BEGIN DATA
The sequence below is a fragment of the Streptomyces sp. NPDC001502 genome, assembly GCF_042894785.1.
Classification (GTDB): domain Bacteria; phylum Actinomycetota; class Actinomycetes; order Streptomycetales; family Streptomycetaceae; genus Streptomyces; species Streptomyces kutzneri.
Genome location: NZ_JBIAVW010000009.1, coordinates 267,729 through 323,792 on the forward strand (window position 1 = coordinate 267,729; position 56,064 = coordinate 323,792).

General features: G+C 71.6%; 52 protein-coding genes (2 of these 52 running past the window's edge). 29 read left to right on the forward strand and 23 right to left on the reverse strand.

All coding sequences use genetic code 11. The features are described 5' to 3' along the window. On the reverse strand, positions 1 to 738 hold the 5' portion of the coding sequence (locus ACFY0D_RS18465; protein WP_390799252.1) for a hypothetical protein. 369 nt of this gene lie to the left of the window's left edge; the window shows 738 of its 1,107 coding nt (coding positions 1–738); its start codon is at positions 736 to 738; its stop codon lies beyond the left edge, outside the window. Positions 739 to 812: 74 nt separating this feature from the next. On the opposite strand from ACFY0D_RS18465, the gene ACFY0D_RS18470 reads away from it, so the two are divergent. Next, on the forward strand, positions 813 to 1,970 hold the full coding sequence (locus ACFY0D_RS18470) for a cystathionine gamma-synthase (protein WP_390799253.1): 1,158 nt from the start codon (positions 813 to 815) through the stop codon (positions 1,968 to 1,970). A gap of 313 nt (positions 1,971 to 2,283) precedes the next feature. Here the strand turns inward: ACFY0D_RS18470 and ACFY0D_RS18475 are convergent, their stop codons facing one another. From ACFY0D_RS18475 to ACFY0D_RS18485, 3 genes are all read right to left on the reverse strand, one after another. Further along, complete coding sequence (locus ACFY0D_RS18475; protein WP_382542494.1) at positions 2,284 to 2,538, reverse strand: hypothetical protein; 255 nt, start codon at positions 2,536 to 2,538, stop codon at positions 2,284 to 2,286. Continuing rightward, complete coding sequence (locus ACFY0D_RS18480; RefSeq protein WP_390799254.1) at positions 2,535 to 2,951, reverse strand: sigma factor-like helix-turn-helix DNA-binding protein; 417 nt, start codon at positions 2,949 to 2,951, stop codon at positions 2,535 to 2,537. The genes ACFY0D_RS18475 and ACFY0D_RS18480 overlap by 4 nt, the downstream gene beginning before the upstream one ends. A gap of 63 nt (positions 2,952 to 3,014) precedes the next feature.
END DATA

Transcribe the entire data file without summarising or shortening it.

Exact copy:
The sequence below is a fragment of the Streptomyces sp. NPDC001502 genome, assembly GCF_042894785.1.
Classification (GTDB): domain Bacteria; phylum Actinomycetota; class Actinomycetes; order Streptomycetales; family Streptomycetaceae; genus Streptomyces; species Streptomyces kutzneri.
Genome location: NZ_JBIAVW010000009.1, coordinates 267,729 through 323,792 on the forward strand (window position 1 = coordinate 267,729; position 56,064 = coordinate 323,792).

General features: G+C 71.6%; 52 protein-coding genes (2 of these 52 running past the window's edge). 29 read left to right on the forward strand and 23 right to left on the reverse strand.

All coding sequences use genetic code 11. The features are described 5' to 3' along the window. On the reverse strand, positions 1 to 738 hold the 5' portion of the coding sequence (locus ACFY0D_RS18465; protein WP_390799252.1) for a hypothetical protein. 369 nt of this gene lie to the left of the window's left edge; the window shows 738 of its 1,107 coding nt (coding positions 1–738); its start codon is at positions 736 to 738; its stop codon lies beyond the left edge, outside the window. Positions 739 to 812: 74 nt separating this feature from the next. On the opposite strand from ACFY0D_RS18465, the gene ACFY0D_RS18470 reads away from it, so the two are divergent. Next, on the forward strand, positions 813 to 1,970 hold the full coding sequence (locus ACFY0D_RS18470) for a cystathionine gamma-synthase (protein WP_390799253.1): 1,158 nt from the start codon (positions 813 to 815) through the stop codon (positions 1,968 to 1,970). A gap of 313 nt (positions 1,971 to 2,283) precedes the next feature. Here the strand turns inward: ACFY0D_RS18470 and ACFY0D_RS18475 are convergent, their stop codons facing one another. From ACFY0D_RS18475 to ACFY0D_RS18485, 3 genes are all read right to left on the reverse strand, one after another. Further along, complete coding sequence (locus ACFY0D_RS18475; protein WP_382542494.1) at positions 2,284 to 2,538, reverse strand: hypothetical protein; 255 nt, start codon at positions 2,536 to 2,538, stop codon at positions 2,284 to 2,286. Continuing rightward, complete coding sequence (locus ACFY0D_RS18480; RefSeq protein WP_390799254.1) at positions 2,535 to 2,951, reverse strand: sigma factor-like helix-turn-helix DNA-binding protein; 417 nt, start codon at positions 2,949 to 2,951, stop codon at positions 2,535 to 2,537. The genes ACFY0D_RS18475 and ACFY0D_RS18480 overlap by 4 nt, the downstream gene beginning before the upstream one ends. A gap of 63 nt (positions 2,952 to 3,014) precedes the next feature.